Prepare for a wave of 3-D TVs

Tagged: 3-D TV, Entertainment, Technology
Source: washingtonpost - Read the full article
Posted: 4 years 29 weeks ago

LAS VEGAS Finished catching your breath after the digital TV transition? Good -- the electronics industry has another upgrade in store for you. At the Consumer Electronics Show here, numerous vendors showed off new flat-panel televisions that can display three-dimensional video.

CES, the annual gathering organized by the Arlington-based Consumer Electronics Association, tends to focus on one new technology each year. Some become immensely popular purchases, but some leave few traces in the market (for example, Tablet PCs). It's unclear which fate awaits 3-D TVs, this year's "it" gadget.

From one perspective, their advent makes a fair amount of sense. The box-office success of James Cameron's "Avatar" provides more than sufficient evidence of 3-D's appeal. And in demonstrations on the show floor, that extra dimension gave some programming real pop; for example, falling confetti seemed to float in front of the screen in a clip from the 2008 Summer Olympics opening ceremony, and when a skier carving a turn left a rooster trail of snow behind him, you could be forgiven for wanting to duck. Other views didn't look all that different; when seen from the cheap seats, the action on a football field doesn't have that much depth to it, even in the real world.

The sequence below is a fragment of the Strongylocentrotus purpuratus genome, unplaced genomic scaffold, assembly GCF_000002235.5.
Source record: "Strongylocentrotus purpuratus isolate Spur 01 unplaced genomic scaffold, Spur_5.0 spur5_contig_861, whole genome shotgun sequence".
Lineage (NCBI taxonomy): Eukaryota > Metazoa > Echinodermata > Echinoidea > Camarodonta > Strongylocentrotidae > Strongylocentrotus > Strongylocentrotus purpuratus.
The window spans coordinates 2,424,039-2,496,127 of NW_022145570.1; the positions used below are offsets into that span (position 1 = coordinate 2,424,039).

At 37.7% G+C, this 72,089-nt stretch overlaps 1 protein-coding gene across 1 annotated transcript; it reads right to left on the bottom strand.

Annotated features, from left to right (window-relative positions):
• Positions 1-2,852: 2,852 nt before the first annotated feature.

Appreciating these effects does require special glasses (more on those in a bit) to avoid seeing an irritatingly fuzzy doubled image of what's on the screen. But although this eyewear is bulkier than the plastic glasses you'd don to watch "Avatar," it's not uncomfortable.

From another view, however, marketers charged with selling 3-D sets to the public have a difficult job in store. Although 3-D movies will be available on Blu-ray discs (thanks to the industry settling on a standard for 3-D discs in December), Silver Spring-based Discovery Communications and ESPN plan to launch new 3-D channels, and DirecTV plans to carry three 3-D programming by June, most stuff on TV will continue to be confined to two dimensions for years. (Samsung and Toshiba plan to sell sets that can convert 2-D video to 3-D automatically, but a demonstration of this at Samsung's exhibit looked disappointing; some scenes had no sense of extra depth, while fast-moving figures sometimes appeared in duplicate.)

And there's no ignoring the cost of new 3-D TVs. They require substantially more processing power, plus battery-powered "active" glasses that must be linked wirelessly to the TV to stay in sync. Manufacturers here won't give out price estimates, but it seems likely that the first round of sets will cost $3,000 and up. Don't forget to budget for a new Blu-ray player too, although Sony's PlayStation 3 game console will gain 3-D Blu-ray and game support with a firmware upgrade.